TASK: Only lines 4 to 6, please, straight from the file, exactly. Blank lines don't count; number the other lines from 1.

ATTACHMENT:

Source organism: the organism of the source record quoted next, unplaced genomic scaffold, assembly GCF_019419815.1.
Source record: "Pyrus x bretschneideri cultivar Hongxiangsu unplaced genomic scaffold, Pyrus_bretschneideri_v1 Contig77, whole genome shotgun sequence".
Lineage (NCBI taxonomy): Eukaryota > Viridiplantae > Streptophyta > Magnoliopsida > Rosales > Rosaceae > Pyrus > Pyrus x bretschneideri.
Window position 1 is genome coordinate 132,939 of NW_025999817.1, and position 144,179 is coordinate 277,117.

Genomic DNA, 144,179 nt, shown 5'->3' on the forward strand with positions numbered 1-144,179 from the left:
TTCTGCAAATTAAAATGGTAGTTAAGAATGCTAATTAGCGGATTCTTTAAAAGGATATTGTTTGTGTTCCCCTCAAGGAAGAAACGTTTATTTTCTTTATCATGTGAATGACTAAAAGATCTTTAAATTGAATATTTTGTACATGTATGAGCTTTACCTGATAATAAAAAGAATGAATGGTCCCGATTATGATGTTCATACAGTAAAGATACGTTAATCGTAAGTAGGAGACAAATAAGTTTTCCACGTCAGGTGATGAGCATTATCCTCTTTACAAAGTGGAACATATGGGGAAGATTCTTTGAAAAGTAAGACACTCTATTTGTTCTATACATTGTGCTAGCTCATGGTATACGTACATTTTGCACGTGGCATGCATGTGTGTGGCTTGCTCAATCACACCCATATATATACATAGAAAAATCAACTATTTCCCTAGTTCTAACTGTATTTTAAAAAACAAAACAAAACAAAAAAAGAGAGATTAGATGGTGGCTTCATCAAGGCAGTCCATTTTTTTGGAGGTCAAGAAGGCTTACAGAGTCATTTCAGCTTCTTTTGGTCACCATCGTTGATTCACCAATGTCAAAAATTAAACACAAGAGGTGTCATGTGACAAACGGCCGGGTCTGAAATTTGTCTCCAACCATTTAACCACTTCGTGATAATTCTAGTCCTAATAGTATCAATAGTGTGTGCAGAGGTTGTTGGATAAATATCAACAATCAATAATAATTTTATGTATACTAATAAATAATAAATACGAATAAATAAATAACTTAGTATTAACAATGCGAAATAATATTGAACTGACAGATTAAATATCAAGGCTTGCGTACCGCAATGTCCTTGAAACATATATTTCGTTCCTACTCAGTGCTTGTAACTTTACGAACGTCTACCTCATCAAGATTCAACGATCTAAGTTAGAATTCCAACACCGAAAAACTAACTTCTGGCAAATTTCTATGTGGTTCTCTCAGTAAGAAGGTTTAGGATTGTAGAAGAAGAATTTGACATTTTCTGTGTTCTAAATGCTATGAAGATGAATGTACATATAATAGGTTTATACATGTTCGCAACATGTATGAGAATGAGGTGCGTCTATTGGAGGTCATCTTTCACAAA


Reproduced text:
Window position 1 is genome coordinate 132,939 of NW_025999817.1, and position 144,179 is coordinate 277,117.

Genomic DNA, 144,179 nt, shown 5'->3' on the forward strand with positions numbered 1-144,179 from the left:
TTCTGCAAATTAAAATGGTAGTTAAGAATGCTAATTAGCGGATTCTTTAAAAGGATATTGTTTGTGTTCCCCTCAAGGAAGAAACGTTTATTTTCTTTATCATGTGAATGACTAAAAGATCTTTAAATTGAATATTTTGTACATGTATGAGCTTTACCTGATAATAAAAAGAATGAATGGTCCCGATTATGATGTTCATACAGTAAAGATACGTTAATCGTAAGTAGGAGACAAATAAGTTTTCCACGTCAGGTGATGAGCATTATCCTCTTTACAAAGTGGAACATATGGGGAAGATTCTTTGAAAAGTAAGACACTCTATTTGTTCTATACATTGTGCTAGCTCATGGTATACGTACATTTTGCACGTGGCATGCATGTGTGTGGCTTGCTCAATCACACCCATATATATACATAGAAAAATCAACTATTTCCCTAGTTCTAACTGTATTTTAAAAAACAAAACAAAACAAAAAAAGAGAGATTAGATGGTGGCTTCATCAAGGCAGTCCATTTTTTTGGAGGTCAAGAAGGCTTACAGAGTCATTTCAGCTTCTTTTGGTCACCATCGTTGATTCACCAATGTCAAAAATTAAACACAAGAGGTGTCATGTGACAAACGGCCGGGTCTGAAATTTGTCTCCAACCATTTAACCACTTCGTGATAATTCTAGTCCTAATAGTATCAATAGTGTGTGCAGAGGTTGTTGGATAAATATCAACAATCAATAATAATTTTATGTATACTAATAAATAATAAATACGAATAAATAAATAACTTAGTATTAACAATGCGAAATAATATTGAACTGACAGATTAAATATCAAGGCTTGCGTACCGCAATGTCCTTGAAACATATATTTCGTTCCTACTCAGTGCTTGTAACTTTACGAACGTCTACCTCATCAAGATTCAACGATCTAAGTTAGAATTCCAACACCGAAAAACTAACTTCTGGCAAATTTCTATGTGGTTCTCTCAGTAAGAAGGTTTAGGATTGTAGAAGAAGAATTTGACATTTTCTGTGTTCTAAATGCTATGAAGATGAATGTACATATAATAGGTTTATACATGTTCGCAACATGTATGAGAATGAGGTGCGTCTATTGGAGGTCATCTTTCACAAA